Furthermore, more than 43 new bicycle racks are being installed across the city with 10 going shortly to a new indoor space at North Main Street Shopping Centre, another two sponsored racks being put in place at Ballincollig Regional Park and Lapps Quay this month, 11 more going to various locations in the city centre in the coming weeks and approximately another 20 being installed in the final quarter of the year. These racks will enable the safe parking of approximately 500 bikes.
The National Transport Authority has also agreed that the Coke Zero public bike scheme will be expanded to locations at County Hall, Mardyke Walk, Gaol Walk, Brookfield, Dennehy’s Cross, Cork University Hospital, CIT, Model Farm Road, Kenley, Connaught Avenue and Albert Quay/Victoria Road. An audit of the condition of existing docking stations will also take place.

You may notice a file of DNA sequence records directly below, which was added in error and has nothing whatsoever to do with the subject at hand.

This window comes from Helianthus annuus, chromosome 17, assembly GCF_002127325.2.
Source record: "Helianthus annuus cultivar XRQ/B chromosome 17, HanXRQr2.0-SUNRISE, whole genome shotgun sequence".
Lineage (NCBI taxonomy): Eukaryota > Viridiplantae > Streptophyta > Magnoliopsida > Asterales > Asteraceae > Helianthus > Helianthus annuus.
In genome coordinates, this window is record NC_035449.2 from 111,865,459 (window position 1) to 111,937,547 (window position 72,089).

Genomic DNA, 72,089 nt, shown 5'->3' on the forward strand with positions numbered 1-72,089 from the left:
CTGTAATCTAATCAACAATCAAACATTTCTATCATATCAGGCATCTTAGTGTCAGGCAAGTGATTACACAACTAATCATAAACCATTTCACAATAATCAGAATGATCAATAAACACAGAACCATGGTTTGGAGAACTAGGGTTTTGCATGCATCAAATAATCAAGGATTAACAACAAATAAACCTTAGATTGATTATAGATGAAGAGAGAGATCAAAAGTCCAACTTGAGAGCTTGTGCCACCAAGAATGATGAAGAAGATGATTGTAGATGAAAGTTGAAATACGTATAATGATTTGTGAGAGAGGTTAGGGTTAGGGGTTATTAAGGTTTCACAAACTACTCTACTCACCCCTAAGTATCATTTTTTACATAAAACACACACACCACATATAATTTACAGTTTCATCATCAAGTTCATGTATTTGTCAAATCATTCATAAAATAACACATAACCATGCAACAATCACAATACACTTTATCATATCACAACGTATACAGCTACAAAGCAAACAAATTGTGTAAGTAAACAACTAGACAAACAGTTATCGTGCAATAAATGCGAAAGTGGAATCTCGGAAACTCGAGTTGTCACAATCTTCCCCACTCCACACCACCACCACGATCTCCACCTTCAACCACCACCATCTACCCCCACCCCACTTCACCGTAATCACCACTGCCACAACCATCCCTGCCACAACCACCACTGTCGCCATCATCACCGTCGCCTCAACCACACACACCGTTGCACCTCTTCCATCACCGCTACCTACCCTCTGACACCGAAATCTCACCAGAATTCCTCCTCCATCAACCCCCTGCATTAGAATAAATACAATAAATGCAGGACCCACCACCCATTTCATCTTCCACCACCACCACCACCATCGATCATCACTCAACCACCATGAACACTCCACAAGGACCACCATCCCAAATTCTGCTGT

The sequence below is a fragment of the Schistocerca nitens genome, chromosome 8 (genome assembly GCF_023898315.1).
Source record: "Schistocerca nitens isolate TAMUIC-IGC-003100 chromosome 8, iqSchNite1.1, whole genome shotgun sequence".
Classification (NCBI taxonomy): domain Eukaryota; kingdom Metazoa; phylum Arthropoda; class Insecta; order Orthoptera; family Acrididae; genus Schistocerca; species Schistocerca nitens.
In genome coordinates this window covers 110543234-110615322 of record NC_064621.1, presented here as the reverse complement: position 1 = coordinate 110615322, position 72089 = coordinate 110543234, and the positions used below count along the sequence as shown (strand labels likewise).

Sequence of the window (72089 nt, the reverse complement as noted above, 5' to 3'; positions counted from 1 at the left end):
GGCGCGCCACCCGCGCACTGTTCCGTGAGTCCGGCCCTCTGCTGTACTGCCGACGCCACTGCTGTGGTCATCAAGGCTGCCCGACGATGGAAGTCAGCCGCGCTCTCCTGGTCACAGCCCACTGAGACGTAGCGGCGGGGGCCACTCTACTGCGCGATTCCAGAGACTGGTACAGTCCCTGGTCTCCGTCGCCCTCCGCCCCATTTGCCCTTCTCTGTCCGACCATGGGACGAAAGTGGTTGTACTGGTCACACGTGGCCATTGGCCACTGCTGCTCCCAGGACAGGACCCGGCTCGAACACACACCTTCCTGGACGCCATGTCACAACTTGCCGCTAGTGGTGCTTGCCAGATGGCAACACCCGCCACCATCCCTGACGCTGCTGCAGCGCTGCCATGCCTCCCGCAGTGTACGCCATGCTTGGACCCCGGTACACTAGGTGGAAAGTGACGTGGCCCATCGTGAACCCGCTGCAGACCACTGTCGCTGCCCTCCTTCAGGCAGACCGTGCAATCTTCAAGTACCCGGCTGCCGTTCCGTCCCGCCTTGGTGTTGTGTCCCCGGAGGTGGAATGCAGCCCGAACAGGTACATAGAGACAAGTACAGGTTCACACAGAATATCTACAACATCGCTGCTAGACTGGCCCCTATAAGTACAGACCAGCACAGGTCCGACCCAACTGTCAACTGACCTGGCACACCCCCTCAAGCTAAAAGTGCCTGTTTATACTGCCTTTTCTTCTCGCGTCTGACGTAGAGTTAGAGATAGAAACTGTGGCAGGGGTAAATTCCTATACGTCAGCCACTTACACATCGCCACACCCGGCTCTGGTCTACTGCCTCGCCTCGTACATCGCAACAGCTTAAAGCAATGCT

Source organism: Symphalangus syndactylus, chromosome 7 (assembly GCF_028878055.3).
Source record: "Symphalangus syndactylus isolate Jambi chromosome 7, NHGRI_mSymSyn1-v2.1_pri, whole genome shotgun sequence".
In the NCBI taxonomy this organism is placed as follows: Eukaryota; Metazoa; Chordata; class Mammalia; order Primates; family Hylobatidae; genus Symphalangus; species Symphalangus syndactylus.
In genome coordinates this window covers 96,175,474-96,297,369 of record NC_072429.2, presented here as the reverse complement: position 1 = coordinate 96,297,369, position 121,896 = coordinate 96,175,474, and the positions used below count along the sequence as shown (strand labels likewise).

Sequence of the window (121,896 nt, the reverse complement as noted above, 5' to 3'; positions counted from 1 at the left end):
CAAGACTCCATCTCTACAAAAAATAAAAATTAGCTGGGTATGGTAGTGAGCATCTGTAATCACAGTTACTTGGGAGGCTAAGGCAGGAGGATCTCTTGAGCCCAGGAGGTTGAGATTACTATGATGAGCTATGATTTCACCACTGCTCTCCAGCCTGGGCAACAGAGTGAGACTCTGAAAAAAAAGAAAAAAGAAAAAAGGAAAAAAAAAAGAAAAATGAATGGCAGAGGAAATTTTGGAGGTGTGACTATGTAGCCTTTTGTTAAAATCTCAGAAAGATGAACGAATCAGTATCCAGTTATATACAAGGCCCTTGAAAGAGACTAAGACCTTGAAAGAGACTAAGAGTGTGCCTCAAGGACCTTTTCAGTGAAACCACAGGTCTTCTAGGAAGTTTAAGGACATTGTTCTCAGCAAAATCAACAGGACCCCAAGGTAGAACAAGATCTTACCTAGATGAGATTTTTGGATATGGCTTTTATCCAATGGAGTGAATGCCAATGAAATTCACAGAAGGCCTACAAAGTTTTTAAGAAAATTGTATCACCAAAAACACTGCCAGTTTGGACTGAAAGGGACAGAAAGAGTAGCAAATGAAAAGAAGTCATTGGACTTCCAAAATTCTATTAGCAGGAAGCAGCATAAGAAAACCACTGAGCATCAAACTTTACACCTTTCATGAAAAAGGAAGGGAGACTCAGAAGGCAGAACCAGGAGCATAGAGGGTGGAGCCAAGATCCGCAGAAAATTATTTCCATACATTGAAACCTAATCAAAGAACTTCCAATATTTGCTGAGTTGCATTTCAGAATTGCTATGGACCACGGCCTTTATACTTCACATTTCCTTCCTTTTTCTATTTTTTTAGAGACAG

A two-hour free parking promotion will a continue at Paul Street and North Main Street car parks until the end of August to encourage people to support local business and to visit the tourist and cultural attractions which re-opened in July.
The city and suburbs have also undergone a thorough deep clean over the summer. Specialist contractors cleaned high footfall areas of the city centre from 2 a.m. to 10 a.m. – using high-powered washing systems with high and low pressure steam cleaning functions. Street furniture and street bins were also cleaned.
Cork City Council, in particular the Local Enterprise Office, has been working with business and with business representative organisations to support businesses reopening. In partnership with the Cork Business Association, the corkcityshopping.com website was established to bolster local business’ online presence. Nearly 2,000 applications have been approved for restart grants and over 650 businesses availed of the Business Continuity Voucher Scheme which is now closed. A series of Covid-19 specific webinars, online training sessions and meet ups were held by Cork City LEO, in conjunction with stakeholders. Over 1,000 attended webinars and over 150 businesses have availed of one-to-one mentoring services.